–       Should I categorize the problems/require students to try different categories?  Some categories I could have are patterns, shapes within shapes, working backwards (though I wouldn’t call it that), diagramming

–       How do I encourage excitement about the final products and how do we celebrate student work without giving away answers?  One teacher friend suggested I organize questions by term so at the end of a term, we could have a public celebration of work, but then those problems would go away.  Might be a good solution.  Might be annoyingly complicated/arbitrary.

– Where do I find more problems?  Book suggestions?

Idea #2 – Math Moments Blog

I’m not that tech-savvy, but I think it would be cool to have one blog for each of the courses I teach.  Students would then be invited to (and required some number of times to) post …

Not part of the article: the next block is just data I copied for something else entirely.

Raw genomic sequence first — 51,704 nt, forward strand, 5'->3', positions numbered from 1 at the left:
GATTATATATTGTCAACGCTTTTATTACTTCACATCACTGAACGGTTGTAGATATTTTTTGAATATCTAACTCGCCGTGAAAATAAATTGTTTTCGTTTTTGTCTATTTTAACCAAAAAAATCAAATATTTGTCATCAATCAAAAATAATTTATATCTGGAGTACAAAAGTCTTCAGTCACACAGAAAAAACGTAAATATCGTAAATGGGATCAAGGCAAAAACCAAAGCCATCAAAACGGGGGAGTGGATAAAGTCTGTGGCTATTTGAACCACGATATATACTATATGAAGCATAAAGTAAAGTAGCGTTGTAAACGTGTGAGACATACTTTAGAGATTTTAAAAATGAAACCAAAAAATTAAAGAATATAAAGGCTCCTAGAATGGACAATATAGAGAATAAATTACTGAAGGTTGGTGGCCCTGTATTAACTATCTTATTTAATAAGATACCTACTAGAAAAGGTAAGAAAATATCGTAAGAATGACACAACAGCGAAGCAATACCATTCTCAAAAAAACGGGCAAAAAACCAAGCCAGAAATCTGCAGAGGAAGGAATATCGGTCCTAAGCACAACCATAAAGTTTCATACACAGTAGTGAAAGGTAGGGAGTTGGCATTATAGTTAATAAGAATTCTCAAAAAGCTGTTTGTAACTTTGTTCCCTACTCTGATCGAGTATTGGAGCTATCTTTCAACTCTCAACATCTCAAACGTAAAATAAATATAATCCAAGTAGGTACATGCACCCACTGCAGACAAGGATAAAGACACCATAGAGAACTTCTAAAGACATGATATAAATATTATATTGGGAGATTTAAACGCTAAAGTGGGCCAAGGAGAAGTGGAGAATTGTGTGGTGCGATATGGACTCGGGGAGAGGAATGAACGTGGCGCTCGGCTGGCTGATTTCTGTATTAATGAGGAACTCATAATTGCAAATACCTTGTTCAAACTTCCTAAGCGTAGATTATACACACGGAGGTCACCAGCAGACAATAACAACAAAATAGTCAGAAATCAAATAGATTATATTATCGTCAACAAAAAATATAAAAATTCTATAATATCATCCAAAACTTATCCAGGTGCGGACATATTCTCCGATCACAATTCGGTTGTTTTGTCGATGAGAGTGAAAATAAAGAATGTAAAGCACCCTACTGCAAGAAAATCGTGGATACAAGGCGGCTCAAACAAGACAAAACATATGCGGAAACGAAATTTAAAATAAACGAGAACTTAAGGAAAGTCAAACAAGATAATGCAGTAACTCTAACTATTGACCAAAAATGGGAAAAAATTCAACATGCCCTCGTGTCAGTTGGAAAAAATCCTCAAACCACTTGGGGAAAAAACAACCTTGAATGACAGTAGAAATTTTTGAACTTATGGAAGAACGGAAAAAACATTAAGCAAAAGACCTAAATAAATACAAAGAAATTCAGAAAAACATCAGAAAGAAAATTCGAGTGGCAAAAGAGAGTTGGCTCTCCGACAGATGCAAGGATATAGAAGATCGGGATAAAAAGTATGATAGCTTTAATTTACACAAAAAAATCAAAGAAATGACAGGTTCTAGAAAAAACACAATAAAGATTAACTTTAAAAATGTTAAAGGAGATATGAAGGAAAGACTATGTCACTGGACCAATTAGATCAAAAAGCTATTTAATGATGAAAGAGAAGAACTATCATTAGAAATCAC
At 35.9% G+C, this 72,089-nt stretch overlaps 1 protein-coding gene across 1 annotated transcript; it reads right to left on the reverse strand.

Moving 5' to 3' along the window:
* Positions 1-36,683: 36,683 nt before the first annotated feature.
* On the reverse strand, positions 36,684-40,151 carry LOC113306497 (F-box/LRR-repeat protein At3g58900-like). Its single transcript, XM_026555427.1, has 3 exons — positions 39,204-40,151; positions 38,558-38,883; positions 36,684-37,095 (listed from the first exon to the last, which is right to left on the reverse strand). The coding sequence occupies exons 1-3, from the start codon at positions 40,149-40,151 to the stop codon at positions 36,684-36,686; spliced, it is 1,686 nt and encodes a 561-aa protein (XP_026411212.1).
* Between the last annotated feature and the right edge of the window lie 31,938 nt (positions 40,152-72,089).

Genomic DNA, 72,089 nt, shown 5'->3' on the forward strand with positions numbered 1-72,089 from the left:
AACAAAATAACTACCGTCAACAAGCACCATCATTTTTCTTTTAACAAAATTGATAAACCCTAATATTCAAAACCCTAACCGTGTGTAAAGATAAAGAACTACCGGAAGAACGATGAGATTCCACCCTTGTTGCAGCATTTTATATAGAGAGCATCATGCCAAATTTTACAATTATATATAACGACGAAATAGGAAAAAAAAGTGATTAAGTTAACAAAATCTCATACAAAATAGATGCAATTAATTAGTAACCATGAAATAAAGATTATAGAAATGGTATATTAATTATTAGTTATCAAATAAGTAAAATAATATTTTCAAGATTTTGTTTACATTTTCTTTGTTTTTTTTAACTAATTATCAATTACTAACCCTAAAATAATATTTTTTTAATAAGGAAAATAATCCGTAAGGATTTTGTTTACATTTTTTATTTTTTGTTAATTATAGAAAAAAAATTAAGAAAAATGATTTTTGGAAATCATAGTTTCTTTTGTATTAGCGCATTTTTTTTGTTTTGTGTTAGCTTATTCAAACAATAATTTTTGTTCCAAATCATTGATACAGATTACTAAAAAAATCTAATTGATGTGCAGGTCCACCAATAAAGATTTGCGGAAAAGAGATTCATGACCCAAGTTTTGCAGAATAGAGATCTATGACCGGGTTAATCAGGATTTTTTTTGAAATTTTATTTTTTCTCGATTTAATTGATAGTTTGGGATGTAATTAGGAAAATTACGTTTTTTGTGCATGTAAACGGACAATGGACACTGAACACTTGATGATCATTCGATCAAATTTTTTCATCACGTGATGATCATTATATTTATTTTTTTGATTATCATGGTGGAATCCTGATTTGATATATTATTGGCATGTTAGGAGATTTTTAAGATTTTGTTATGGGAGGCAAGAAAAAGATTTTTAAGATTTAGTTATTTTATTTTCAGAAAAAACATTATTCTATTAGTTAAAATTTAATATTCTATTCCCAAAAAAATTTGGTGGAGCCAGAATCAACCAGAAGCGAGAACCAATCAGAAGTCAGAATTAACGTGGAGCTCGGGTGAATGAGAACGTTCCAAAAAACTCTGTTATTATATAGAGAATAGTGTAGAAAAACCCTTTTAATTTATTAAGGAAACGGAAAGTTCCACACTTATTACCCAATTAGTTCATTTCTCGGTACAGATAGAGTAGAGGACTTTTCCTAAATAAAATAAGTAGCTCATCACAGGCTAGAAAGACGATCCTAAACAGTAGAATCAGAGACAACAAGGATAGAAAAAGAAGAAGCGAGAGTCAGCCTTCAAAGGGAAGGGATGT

–       An “ah-ha!” moment, where something clicks that hadn’t before.

–       A this-is-math moment, where they are not at school, but something mathy happens. Woah.

For all of these things, I will eventually (i.e. before the beginning of next year) have criteria and exemplars.  Hopefully funny-but-awesome exemplars that include videos of me and Kogut.

Thoughts?  Ideas, oh people who are smarter than I am?

SL

# Objective: SWBAT identify and eat produce

So, I try to ensure my students work on more than just content math objectives.  Sure, my students calculate the volume of cylinders, write about their process, advocate for their learning needs, and ask for breaks appropriately.  But I also have them master other skills too.